With financial support from the $50 million faculty diversity initiative announced last week, the Yale Divinity School plans to step up its efforts in recruiting and retaining diverse faculty members.

YDS has self-supported most of its diversity efforts in the past, meaning that funding for diversity initiatives came from donations pegged specifically for use at the School. This is because YDS is one of seven Yale professional schools whose endowment is tracked separately within the total University endowment, meaning that it is responsible for managing its own budget. Under the $50 million University-wide initiative, however, YDS will now be able to apply for funding from the University to finance the hiring of diverse faculty for up to three years. Half of the necessary funding will come from the Provost’s Office, and the other half will be financed by YDS itself. YDS Dean Gregory Sterling praised the University-wide initiative, though he said building a diverse community requires efforts beyond just faculty recruitment.

“I think it is a great initiative and I am very pleased that the University is undertaking it, and that it has included all of Yale and not just select parts of Yale in this initiative,” Sterling said. He added that this is the first time the University will financially support YDS’ diversity efforts since he stepped into his position three years ago.

Sterling said YDS plans to apply for University funding so that if the School were to recruit exceptional candidates with competitive offers from other universities, YDS could access more financial resources than the School is typically allocated for hiring. Sterling added that YDS will have to supply half of the funding for a new faculty position for the first three years and be prepared to fully self-finance the hire after three years.

Divinity School professor Mary Moschella, who currently chairs the school’s Diversity Committee, said the University-wide initiative will provide a much-needed boost to YDS efforts in increasing faculty diversity. She added that faculty diversity is at the top of the committee’s list of priorities and is included among YDS’ five Strategic Plans for 2015, a set of goals ranging from bridging faith traditions to freeing students from debt.

Moschella said that in June, YDS hired professor Willie Jennings, a scholar in theology and race, as an associate professor of systematic theology and Africana Studies. In September, the School created a new position in Latina and Latino Christianity Studies and is now in the process of filling the position, Moschella added. Three of the four faculty members of color deal with issues of race, with one studying theology and race, one in race and literature and one in race and American history. The forth faculty member of color specializes in education among young African-American women. Among white faculty, one focuses on the relationship between Christianity and Islam, one specializes in Native Americans and two teach classes regularly on sexual orientation. Other academic interests among YDS faculty include Asian Christianity.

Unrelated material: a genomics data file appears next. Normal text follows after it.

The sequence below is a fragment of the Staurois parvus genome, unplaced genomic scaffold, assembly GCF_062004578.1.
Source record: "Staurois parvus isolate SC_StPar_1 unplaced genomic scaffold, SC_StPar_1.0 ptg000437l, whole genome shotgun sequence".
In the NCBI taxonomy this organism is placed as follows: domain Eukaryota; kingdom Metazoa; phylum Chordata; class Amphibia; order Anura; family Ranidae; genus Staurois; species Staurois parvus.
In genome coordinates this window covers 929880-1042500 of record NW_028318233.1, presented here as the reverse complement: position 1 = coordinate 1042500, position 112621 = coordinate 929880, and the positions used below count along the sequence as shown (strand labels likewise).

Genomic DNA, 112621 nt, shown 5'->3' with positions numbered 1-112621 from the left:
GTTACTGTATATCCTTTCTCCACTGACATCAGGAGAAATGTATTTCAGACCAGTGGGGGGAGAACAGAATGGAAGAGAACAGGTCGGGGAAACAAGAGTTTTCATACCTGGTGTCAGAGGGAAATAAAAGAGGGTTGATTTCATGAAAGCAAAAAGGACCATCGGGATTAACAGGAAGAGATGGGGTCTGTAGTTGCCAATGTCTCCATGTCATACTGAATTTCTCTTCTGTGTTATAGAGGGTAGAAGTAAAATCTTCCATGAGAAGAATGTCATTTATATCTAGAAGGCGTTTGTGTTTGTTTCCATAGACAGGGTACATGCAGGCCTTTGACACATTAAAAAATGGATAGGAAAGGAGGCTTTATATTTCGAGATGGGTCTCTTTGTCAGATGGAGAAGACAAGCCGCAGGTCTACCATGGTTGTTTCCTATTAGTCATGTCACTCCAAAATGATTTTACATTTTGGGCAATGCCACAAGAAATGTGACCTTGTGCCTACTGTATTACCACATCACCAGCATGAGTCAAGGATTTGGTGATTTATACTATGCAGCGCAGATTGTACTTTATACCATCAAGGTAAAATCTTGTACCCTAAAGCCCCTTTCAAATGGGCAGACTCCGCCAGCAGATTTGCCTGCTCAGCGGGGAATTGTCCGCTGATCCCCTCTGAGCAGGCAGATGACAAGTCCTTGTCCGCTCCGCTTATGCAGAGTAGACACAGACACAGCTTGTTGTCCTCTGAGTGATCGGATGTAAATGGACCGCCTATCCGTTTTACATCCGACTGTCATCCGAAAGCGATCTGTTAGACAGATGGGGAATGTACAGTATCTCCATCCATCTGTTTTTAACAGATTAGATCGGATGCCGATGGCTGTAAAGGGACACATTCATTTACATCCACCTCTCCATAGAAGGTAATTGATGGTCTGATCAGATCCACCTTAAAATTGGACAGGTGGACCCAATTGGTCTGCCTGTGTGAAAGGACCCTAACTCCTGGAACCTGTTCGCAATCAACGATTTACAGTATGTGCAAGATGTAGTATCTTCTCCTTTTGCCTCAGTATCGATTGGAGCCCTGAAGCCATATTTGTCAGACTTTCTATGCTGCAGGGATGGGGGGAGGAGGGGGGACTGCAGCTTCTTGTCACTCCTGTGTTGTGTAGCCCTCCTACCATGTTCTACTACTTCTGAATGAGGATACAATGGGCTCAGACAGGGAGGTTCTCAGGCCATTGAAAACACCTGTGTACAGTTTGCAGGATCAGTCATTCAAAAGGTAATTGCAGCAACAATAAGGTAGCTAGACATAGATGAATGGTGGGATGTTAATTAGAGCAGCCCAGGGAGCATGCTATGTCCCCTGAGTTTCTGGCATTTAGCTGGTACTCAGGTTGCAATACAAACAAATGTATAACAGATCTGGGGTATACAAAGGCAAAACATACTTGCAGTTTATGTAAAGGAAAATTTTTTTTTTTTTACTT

The committee has also engaged student input in its efforts to boost faculty diversity, and the student body at YDS elected four student representatives to the committee. Along with two staff members and three faculty members, the students attend meetings and report back to YDS’ Student Council, said Antonio Bravo DIV ’16, president of La Comunidad, a community of Latino, Latina and Hispanic students at the Divinity School.

Angel Aquino DIV ’16 said he has never had a Latino or Latina professor during his three years at the Divinity School.

“As far as I know, there are no Latina [or] Latino professors at YDS,” Aquino said.

Sterling said there are four additional ongoing searches for faculty positions at YDS. He added that the search committee in charge of these hirings reached out to leading figures in the respective fields, asking for nominations, particularly for those from minority groups. From that pool, YDS tries to nominate a diverse group of finalists, and Sterling said that among 12 finalists who visited YDS last year, only one was a white male. Ten percent of YDS’ full-time faculty members are people of color, 40 percent of its faculty are women and 25 percent come from abroad.

The University-wide faculty diversity initiative will also help boost the YDS’ faculty makeup by financing the creation of an entirely new position, Sterling said. Currently, the funding of a new position would either be donor-driven — meaning the School’s endowment covers all the expenses related to the creation a new position — or be financed by reallocating resources internally.

Sterling acknowledged that retaining faculty members of color is challenging, given that many institutions compete to hire them. He said the University-wide funding will help YDS provide an attractive counter-offer if YDS faculty were to leave the school for better-paid positions.

“We hired [a faculty member of color] from Duke this last year. We poached, and we were able to get this person to come,” Sterling said. “Princeton tried to get this person and we beat Princeton in this case. But I don’t imagine that this is the end of it — that is, I’m sure that this person will be approached by other institutions down the line.”

Sterling added that although faculty diversity is one of the most pressing needs at Yale right now, these efforts have to go hand-in-hand with cultivating a diverse student body. Faculty members will not be interested in coming to Yale if the student body is homogenous, Sterling said.

Based on a research study conducted and published in September 2014 by Catalyst, a nonprofit organization that targets expanding opportunities for women, African-Americans account for 6.9 percent of total doctoral degrees earned in 2011–12 in the United States. Latinas and Latinos account for 5.4 percent and Asian-Americans for 10.49 percent.